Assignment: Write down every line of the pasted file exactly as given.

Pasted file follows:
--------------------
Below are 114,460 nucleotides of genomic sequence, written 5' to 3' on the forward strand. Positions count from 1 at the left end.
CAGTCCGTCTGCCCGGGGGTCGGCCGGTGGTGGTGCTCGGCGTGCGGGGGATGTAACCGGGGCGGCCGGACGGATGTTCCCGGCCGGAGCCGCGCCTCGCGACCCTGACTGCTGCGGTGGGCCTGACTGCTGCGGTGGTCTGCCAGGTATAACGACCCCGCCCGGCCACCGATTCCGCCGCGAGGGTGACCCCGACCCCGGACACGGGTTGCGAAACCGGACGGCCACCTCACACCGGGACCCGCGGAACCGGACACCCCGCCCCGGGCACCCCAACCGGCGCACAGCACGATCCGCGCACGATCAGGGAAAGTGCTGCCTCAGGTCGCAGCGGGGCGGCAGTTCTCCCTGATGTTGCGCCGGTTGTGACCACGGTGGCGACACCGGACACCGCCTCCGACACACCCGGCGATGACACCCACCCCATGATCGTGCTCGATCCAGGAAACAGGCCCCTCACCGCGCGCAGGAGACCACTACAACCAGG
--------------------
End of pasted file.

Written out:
Below are 114,460 nucleotides of genomic sequence, written 5' to 3' on the forward strand. Positions count from 1 at the left end.
CAGTCCGTCTGCCCGGGGGTCGGCCGGTGGTGGTGCTCGGCGTGCGGGGGATGTAACCGGGGCGGCCGGACGGATGTTCCCGGCCGGAGCCGCGCCTCGCGACCCTGACTGCTGCGGTGGGCCTGACTGCTGCGGTGGTCTGCCAGGTATAACGACCCCGCCCGGCCACCGATTCCGCCGCGAGGGTGACCCCGACCCCGGACACGGGTTGCGAAACCGGACGGCCACCTCACACCGGGACCCGCGGAACCGGACACCCCGCCCCGGGCACCCCAACCGGCGCACAGCACGATCCGCGCACGATCAGGGAAAGTGCTGCCTCAGGTCGCAGCGGGGCGGCAGTTCTCCCTGATGTTGCGCCGGTTGTGACCACGGTGGCGACACCGGACACCGCCTCCGACACACCCGGCGATGACACCCACCCCATGATCGTGCTCGATCCAGGAAACAGGCCCCTCACCGCGCGCAGGAGACCACTACAACCAGG